Friday, September 14, 2012
Kinder Goat as a Meat Goat
There has been much more written regarding the milking ability of the Kinder goat than that of its ability to produce a good meat carcass. The Kinder goat is a very good meat animal as well as a milking animal. This makes it a dual purpose goat just as it is advertised to be.
Kinder goats will breed every month of the year sometimes being referred to as, “aseasonal breeders”. The Kinder is also known for their multiple births so these two factors can provide lots of meat for the freezer or added income from the sale of the animals to the meat markets or both. Always remember that those Kinder does will at the same time be providing milk and milk products for the table.
Unfortunately there have been no official studies done on Kinder goats as a meat animal. There are only the statements of breeders as to quantity and quality of the Kinder meat carcass. Breeders report that on average a Kinder kid will weigh between four to five pounds in a triplet or greater birth. It is reported that their average weight of gain each month is from seven to nine pounds in the first eight months of life. This of course depends greatly on the type of care received.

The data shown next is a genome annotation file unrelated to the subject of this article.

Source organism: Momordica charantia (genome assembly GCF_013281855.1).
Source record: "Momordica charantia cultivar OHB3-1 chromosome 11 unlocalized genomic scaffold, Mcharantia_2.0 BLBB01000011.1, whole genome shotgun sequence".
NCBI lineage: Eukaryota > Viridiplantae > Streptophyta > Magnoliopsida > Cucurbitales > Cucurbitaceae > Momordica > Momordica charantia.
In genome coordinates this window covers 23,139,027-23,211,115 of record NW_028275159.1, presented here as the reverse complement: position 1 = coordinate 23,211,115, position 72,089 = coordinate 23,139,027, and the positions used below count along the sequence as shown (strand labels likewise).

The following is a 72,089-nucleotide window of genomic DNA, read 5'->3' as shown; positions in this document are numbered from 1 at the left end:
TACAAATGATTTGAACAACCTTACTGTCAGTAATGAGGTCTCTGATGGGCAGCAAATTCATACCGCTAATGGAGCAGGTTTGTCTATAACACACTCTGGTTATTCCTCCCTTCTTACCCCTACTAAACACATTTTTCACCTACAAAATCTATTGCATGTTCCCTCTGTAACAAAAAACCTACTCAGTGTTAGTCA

A few years ago at Lincoln University’s, Carver Farm, in Jefferson City, MO at a Goat Day put on by the Missouri Goat Producers there was an evaluation and judging of different breed carcass and the Kinder goat was part of this program. The two Kinder goat carcasses pictured are the first place winners. These carcasses are from a triplet birth. The animals were five months old; one weighed 16 pounds and the other 18 pounds dressed out as shown. The other picture is the other goat of the triplet set shown on foot at five months of age.
Those older does and bucks can also be utilized for their meat. Below are the figures that this writer has recorded of the meat production of some older does and one wether. These were does that could not be kept for one reason or another for breeding. These are the on foot weights, hanging weights and then the pounds of burger from each. 120# live weight; 59# hanging weight; 33# burger 140# live weight; 71# hanging weight; 41# burger 134# live weight; 62# hanging weight this was an old doe. 61 ½# live weight; 30# hanging weight this was a wether. There was over 50# of burger from these two animals.
As you can see the Kinder goat is truly a meat animal as well as a dairy animal. Best of both worlds!